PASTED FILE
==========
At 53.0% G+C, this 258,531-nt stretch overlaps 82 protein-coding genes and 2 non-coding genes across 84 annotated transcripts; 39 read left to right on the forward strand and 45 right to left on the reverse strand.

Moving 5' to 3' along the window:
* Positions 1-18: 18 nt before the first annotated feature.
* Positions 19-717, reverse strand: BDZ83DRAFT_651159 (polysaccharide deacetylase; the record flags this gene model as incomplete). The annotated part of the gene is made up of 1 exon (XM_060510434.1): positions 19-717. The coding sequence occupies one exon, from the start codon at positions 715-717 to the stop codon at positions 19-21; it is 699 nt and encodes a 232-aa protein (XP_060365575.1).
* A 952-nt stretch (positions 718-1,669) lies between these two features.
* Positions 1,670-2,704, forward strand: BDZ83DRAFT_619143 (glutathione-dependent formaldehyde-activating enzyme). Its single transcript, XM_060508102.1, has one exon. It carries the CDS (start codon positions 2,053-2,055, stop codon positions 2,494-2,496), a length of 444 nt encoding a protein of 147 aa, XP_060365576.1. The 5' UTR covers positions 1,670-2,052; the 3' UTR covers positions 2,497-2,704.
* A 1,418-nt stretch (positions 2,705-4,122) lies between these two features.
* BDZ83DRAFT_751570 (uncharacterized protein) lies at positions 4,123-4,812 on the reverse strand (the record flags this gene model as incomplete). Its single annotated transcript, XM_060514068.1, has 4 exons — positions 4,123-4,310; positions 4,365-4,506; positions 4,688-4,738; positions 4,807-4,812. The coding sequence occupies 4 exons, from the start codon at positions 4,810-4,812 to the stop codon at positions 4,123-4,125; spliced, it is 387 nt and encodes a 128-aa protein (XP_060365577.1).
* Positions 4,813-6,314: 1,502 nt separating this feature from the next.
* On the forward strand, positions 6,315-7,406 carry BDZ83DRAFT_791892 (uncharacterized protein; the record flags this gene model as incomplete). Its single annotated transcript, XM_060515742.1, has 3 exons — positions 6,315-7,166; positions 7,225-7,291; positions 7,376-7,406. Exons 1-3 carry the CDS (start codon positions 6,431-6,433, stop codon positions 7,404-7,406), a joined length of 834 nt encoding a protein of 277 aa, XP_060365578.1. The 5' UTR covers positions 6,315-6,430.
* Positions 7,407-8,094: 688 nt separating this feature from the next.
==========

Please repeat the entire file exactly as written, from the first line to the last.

At 53.0% G+C, this 258,531-nt stretch overlaps 82 protein-coding genes and 2 non-coding genes across 84 annotated transcripts; 39 read left to right on the forward strand and 45 right to left on the reverse strand.

Moving 5' to 3' along the window:
* Positions 1-18: 18 nt before the first annotated feature.
* Positions 19-717, reverse strand: BDZ83DRAFT_651159 (polysaccharide deacetylase; the record flags this gene model as incomplete). The annotated part of the gene is made up of 1 exon (XM_060510434.1): positions 19-717. The coding sequence occupies one exon, from the start codon at positions 715-717 to the stop codon at positions 19-21; it is 699 nt and encodes a 232-aa protein (XP_060365575.1).
* A 952-nt stretch (positions 718-1,669) lies between these two features.
* Positions 1,670-2,704, forward strand: BDZ83DRAFT_619143 (glutathione-dependent formaldehyde-activating enzyme). Its single transcript, XM_060508102.1, has one exon. It carries the CDS (start codon positions 2,053-2,055, stop codon positions 2,494-2,496), a length of 444 nt encoding a protein of 147 aa, XP_060365576.1. The 5' UTR covers positions 1,670-2,052; the 3' UTR covers positions 2,497-2,704.
* A 1,418-nt stretch (positions 2,705-4,122) lies between these two features.
* BDZ83DRAFT_751570 (uncharacterized protein) lies at positions 4,123-4,812 on the reverse strand (the record flags this gene model as incomplete). Its single annotated transcript, XM_060514068.1, has 4 exons — positions 4,123-4,310; positions 4,365-4,506; positions 4,688-4,738; positions 4,807-4,812. The coding sequence occupies 4 exons, from the start codon at positions 4,810-4,812 to the stop codon at positions 4,123-4,125; spliced, it is 387 nt and encodes a 128-aa protein (XP_060365577.1).
* Positions 4,813-6,314: 1,502 nt separating this feature from the next.
* On the forward strand, positions 6,315-7,406 carry BDZ83DRAFT_791892 (uncharacterized protein; the record flags this gene model as incomplete). Its single annotated transcript, XM_060515742.1, has 3 exons — positions 6,315-7,166; positions 7,225-7,291; positions 7,376-7,406. Exons 1-3 carry the CDS (start codon positions 6,431-6,433, stop codon positions 7,404-7,406), a joined length of 834 nt encoding a protein of 277 aa, XP_060365578.1. The 5' UTR covers positions 6,315-6,430.
* Positions 7,407-8,094: 688 nt separating this feature from the next.